For the love of prawns… Bong Bong, Bandra, Mumbai

I love prawns and believe that they should be treated with tender love and care.

In the kitchen I try to ensure that when I am cooking the prawns should turn out to be juicy, even in curries. This is non-negotiable for me.

High end Indian restaurants in Mumbai don’t always follow this principle. A Five star South Indian restaurant and a fine dine Bengali restaurant come to mind as culprits. I have had some pretty rubbery prawns at Dakshin and Oh Calcutta after all. I’ve come across some home cooks too who over cook the prawns including Bengalis. Seems to be more the norm than the exception.

On a separate note, Masala Library treats their prawns well though I must admit.

Which is why I believe that the folks at Bandra’s Bengali cafe, Bong Bong, deserve a medal.

I order the prawn malai curry or in prawn in coconut cream as they call it almost every time that I have been to Bong Bong. Often with well travelled food aficionados and each time the folks at Bong  Bong have made me proud and happy with the sheer juiciness and succulence of the prawns in the curry. You knew that these were prawns that were treated with a lot of reverence.

We dropped in at Bong Bong recently. It was empty but I was glad to see that they had  made the restaurant a bit brighter with stronger lights. Along with K’s fav of the 5 spice (panch phoron) potato I called for a prawn in coconut curry. My mom in law, who is off non veg, wanted the curry to have with rice and we called for a kaju kishmish pulao.

We had the prawns in coconut cream and once again they were cooked tender to perfection. And the curry pretty similar to the chingri malai curry I make which humility prevents me from saying is a good thing!

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I am experimenting with a 50 mm lens these days on my Canon 1100 and am still struggling in low light conditions.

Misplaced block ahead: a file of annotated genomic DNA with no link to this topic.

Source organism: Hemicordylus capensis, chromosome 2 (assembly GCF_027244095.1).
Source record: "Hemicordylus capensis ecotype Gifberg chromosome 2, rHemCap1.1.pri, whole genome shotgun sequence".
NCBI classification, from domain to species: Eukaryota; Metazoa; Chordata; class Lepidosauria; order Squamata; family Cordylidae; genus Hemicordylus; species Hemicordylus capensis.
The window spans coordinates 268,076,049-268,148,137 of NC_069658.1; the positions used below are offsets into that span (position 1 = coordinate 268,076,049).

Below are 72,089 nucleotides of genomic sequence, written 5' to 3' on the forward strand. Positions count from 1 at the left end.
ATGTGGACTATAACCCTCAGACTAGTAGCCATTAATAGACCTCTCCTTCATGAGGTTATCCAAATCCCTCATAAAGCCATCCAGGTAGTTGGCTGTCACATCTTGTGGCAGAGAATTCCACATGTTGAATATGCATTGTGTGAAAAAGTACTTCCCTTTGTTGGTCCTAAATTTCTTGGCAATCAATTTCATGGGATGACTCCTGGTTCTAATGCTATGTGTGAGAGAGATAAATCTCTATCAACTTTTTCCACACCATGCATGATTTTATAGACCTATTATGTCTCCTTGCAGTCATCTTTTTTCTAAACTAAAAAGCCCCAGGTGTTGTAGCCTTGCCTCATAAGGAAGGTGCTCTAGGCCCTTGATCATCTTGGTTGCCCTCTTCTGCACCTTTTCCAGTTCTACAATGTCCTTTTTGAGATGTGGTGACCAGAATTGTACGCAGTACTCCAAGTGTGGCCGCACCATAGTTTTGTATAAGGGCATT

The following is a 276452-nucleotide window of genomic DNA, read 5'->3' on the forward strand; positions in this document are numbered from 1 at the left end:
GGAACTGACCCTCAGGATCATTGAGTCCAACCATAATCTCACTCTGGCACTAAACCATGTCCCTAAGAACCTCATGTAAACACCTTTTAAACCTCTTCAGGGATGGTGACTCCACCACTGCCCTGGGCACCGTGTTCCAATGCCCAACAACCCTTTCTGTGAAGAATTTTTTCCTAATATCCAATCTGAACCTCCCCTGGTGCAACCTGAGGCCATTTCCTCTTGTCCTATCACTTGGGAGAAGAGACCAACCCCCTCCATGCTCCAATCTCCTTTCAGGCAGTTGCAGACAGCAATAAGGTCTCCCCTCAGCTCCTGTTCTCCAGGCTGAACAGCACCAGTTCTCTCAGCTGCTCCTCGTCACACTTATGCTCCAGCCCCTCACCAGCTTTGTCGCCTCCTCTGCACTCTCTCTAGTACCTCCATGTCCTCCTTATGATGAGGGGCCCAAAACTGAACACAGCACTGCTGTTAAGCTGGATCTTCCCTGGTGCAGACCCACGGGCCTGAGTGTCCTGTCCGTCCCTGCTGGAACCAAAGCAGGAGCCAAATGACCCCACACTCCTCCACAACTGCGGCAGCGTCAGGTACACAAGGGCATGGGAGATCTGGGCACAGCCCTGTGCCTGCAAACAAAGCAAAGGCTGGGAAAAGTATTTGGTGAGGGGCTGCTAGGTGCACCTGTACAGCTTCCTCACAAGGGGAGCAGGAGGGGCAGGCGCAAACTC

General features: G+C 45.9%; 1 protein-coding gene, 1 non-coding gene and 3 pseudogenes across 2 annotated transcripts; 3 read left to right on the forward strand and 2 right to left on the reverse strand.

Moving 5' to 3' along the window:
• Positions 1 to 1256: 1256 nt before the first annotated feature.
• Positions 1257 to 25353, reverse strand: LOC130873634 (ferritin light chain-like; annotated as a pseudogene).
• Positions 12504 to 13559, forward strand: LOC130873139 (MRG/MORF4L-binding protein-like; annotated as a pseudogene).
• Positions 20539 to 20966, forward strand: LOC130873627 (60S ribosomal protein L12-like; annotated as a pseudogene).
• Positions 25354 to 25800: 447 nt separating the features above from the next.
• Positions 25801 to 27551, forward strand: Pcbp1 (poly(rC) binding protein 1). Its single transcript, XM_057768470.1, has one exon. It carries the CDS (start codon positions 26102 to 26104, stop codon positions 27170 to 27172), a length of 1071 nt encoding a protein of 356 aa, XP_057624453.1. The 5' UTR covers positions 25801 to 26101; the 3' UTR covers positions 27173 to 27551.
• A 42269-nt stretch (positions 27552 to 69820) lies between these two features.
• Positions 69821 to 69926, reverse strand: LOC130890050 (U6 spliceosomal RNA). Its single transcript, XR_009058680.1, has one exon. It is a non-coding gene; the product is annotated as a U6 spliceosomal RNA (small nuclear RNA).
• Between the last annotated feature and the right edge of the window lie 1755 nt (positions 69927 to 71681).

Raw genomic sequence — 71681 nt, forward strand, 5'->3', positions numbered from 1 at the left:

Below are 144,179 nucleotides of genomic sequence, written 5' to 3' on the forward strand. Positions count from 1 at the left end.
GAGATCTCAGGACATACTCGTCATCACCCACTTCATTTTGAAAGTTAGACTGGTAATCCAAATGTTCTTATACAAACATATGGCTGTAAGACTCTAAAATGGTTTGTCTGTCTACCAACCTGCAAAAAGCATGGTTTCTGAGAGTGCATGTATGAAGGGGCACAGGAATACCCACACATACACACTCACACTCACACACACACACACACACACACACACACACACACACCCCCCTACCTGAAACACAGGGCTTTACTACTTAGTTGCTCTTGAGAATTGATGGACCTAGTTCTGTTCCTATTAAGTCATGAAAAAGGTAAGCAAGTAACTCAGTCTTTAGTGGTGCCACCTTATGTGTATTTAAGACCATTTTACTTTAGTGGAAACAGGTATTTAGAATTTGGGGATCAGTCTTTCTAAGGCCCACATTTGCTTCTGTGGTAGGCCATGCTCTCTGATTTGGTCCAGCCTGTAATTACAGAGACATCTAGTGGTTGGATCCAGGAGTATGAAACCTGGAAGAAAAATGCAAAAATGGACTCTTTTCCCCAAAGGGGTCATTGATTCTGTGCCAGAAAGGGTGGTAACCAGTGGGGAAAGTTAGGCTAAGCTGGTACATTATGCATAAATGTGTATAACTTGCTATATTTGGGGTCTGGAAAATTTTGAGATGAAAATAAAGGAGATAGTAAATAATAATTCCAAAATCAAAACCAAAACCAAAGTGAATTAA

They have introduced a new menu at Bong Bong and have seemed to have gone a bit traditional there with kosha mangsho and posto chingri with a delectable daber payesh (kheer with slices of tender coconut in it).

We chose the the posto chingri or prawn cooked in a poppy seed paste.

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This dish was the star of the night. We were blown away by the intense flavours packed in the posto base and to elevate the dish to the next level was once again the sheer poetry in the texture of prawns. These were prawns cooked with loads of love and affection.

Yes, just the way I like it and hence once again a post on Bong Bong.

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Arsalan Khar has shut down much to the lament of Bengalis around and me. Last night I had a headache and wanted some carbs, ideally a biryani, a dish I had stayed off since my acidity attacks last year. By biryani I mean Kolkata biryani. Suddenly inspiration struck and I called from Bong Bong who sent a heart warming, hearty, headache busting biryani. If I was to compare with Arsalan, the Bong Bong biryani was less oily, both had nailed the flavours of the rice right, the potato and chicken in Bong Bong was a tad undercooked, the quantity less than Arsalan but sufficient for one and the price slightly more….but most importantly I still have a good biryani option at home and thank my good karma for it.

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